Glasgow’s strategy to ‘bring social and economic benefits from digital revolution’

A partnership that will invest in digital infrastructure and 5G technology, a collaboration to improve digital inclusion and participation, and a ‘Smart City Challenge’ to stimulate innovation in businesses were among proposals announced today by Glasgow City Council as part of its new digital strategy.

The council said the strategy had the aim of “maximising the contribution that digital technology can make in achieving inclusive economic growth” and “ensuring digital technology plays a transformative and innovative role in how future public services are delivered”.

“We are living in a time of huge and accelerating technological change, and we need to ensure that Glasgow is ready to embrace the opportunities and meet the challenges that the digital revolution will bring for our economy and the future of our public services,” said Angus Millar, the council’s depute  convener for economic growth.

“While Glasgow is already recognised as an innovative smart city with a strong and diverse digital tech sector, the strategy and the partnership working across the city that it underpins, will help us take the next steps in becoming a digital global leader.

“It will guide the city in taking advantage of the opportunities digital technology offers to improve our public services and create inclusive economic growth that people across Glasgow can benefit from.”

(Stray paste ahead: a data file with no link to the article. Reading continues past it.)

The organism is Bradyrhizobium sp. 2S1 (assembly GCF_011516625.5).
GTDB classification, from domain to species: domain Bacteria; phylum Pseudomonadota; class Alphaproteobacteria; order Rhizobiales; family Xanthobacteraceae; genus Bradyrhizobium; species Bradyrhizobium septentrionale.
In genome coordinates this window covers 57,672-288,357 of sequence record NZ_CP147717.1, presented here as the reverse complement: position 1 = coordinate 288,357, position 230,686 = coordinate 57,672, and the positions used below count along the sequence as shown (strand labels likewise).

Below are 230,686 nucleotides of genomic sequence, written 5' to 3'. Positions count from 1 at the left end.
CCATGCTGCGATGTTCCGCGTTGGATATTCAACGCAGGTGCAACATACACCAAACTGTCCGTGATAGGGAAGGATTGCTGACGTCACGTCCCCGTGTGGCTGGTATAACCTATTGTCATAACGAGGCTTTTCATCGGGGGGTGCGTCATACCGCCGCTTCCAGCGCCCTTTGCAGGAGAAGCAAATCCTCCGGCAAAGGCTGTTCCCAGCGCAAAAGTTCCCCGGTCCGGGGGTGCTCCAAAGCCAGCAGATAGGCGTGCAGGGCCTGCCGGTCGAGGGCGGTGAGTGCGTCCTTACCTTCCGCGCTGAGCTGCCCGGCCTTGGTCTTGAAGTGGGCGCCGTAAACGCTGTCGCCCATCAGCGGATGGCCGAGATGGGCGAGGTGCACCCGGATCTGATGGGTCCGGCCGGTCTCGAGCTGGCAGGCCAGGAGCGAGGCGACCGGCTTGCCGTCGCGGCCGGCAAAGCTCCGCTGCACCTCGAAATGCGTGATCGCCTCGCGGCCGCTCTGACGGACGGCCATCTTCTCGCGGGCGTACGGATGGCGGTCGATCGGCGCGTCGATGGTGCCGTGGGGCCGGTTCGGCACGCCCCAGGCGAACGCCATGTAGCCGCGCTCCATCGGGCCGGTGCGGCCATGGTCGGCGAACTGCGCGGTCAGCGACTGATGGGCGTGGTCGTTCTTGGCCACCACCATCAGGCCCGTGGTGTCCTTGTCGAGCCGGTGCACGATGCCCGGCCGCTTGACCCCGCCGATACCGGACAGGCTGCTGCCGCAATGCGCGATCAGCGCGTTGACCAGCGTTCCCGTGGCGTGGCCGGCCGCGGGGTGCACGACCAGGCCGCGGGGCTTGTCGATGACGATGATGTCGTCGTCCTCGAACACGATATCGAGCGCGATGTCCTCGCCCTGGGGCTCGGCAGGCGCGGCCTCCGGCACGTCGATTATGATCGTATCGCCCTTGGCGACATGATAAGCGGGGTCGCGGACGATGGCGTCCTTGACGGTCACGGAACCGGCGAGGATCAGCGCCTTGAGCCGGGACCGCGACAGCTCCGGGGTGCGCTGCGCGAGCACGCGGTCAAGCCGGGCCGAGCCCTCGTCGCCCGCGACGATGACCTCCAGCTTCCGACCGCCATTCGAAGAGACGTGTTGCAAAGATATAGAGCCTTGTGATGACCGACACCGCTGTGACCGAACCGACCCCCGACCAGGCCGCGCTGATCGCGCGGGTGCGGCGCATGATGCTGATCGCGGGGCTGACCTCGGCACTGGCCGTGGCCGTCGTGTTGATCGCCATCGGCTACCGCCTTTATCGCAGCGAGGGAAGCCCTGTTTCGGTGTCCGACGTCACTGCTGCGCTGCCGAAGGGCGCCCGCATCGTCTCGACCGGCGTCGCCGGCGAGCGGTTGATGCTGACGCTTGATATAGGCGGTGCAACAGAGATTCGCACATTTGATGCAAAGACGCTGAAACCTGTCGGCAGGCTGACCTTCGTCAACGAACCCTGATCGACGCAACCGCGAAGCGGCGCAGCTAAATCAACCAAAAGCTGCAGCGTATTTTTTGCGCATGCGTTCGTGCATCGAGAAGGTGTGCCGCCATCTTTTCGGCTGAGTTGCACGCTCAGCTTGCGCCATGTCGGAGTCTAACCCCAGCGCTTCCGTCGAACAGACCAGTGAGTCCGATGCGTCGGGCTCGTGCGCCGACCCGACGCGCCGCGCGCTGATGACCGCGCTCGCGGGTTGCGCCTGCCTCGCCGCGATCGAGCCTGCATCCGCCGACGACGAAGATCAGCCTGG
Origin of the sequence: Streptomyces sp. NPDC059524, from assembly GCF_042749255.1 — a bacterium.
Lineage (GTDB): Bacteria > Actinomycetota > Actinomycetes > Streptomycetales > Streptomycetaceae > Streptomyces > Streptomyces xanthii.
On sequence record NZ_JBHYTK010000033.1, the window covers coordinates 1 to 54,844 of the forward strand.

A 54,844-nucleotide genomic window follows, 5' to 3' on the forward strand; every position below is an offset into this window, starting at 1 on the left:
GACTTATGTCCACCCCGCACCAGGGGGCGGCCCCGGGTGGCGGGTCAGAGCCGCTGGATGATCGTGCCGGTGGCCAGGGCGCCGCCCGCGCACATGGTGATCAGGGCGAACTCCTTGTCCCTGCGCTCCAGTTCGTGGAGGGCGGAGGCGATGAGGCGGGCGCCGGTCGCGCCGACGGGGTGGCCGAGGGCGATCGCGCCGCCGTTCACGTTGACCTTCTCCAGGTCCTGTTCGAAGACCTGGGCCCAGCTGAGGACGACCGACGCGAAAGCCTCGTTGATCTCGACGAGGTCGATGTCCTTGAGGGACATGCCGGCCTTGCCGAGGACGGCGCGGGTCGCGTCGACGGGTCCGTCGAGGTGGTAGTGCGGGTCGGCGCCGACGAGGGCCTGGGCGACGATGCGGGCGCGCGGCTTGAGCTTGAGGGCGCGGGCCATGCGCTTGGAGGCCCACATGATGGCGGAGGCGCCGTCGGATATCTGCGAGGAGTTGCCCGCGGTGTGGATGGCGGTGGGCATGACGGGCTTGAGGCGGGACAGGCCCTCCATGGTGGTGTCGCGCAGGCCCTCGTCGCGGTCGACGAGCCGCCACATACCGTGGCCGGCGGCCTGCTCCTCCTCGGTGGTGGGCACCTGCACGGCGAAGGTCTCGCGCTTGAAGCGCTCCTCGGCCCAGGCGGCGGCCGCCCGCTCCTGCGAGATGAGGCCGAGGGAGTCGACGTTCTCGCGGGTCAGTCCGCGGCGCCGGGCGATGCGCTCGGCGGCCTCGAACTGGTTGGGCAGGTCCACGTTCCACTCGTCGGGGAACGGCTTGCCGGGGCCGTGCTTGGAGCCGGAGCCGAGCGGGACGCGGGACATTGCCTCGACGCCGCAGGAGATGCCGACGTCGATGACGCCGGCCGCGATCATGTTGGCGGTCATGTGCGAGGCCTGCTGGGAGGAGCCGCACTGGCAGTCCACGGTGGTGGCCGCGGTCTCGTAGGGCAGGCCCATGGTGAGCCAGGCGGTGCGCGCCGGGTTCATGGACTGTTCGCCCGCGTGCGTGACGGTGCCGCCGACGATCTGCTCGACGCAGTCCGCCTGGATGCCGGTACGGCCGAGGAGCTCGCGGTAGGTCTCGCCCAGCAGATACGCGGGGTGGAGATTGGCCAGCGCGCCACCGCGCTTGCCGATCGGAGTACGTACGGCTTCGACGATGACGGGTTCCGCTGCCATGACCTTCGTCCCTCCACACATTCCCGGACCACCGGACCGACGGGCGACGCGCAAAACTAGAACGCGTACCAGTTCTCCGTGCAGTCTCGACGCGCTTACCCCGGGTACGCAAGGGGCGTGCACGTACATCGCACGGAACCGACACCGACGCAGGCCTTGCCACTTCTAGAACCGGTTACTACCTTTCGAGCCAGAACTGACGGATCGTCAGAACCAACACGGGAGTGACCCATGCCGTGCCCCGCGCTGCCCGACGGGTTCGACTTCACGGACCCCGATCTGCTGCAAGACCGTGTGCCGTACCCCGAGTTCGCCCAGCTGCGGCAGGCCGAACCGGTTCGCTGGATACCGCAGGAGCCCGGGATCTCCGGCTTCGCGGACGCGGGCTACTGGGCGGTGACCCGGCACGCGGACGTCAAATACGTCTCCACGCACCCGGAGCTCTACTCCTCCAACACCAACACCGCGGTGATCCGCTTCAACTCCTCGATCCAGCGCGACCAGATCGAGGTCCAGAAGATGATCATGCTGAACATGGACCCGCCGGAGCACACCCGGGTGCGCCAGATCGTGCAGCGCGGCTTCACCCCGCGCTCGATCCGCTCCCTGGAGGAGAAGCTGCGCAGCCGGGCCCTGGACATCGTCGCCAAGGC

Among the 74 actions to be delivered is:

The roll-out of more than 50,000 iPads to the city’s schoolchildren and upgrade to school WiFi

  • The introduction of more ‘Smart City’ infrastructure such as intelligent street lighting
  • A commitment to open data
  • New work to identify digital technology skills gaps and the future digital skills needs of Glasgow’s economy
  • The development of a 3D strategy to develop 3D building models to support planning and regeneration in Glasgow.

“Glasgow’s digital tech sector is the largest in Scotland, and the city has achieved global recognition as a leading smart city with notable innovations in data analytics and big data,” the council said in a statement.

In 2013, Glasgow won a £24m award, beating 30 other UK cities, to develop Future City Demonstrator programmes in areas such as smart infrastructure and smart energy. They have acted as a catalyst for the digital transformation of public services, said the council, in turn attracting further investment in smart city innovation.

Glasgow is also home to two Innovation Districts – one in the city centre and one in the West End – and the Centre for Civic Innovation, based at the Tontine.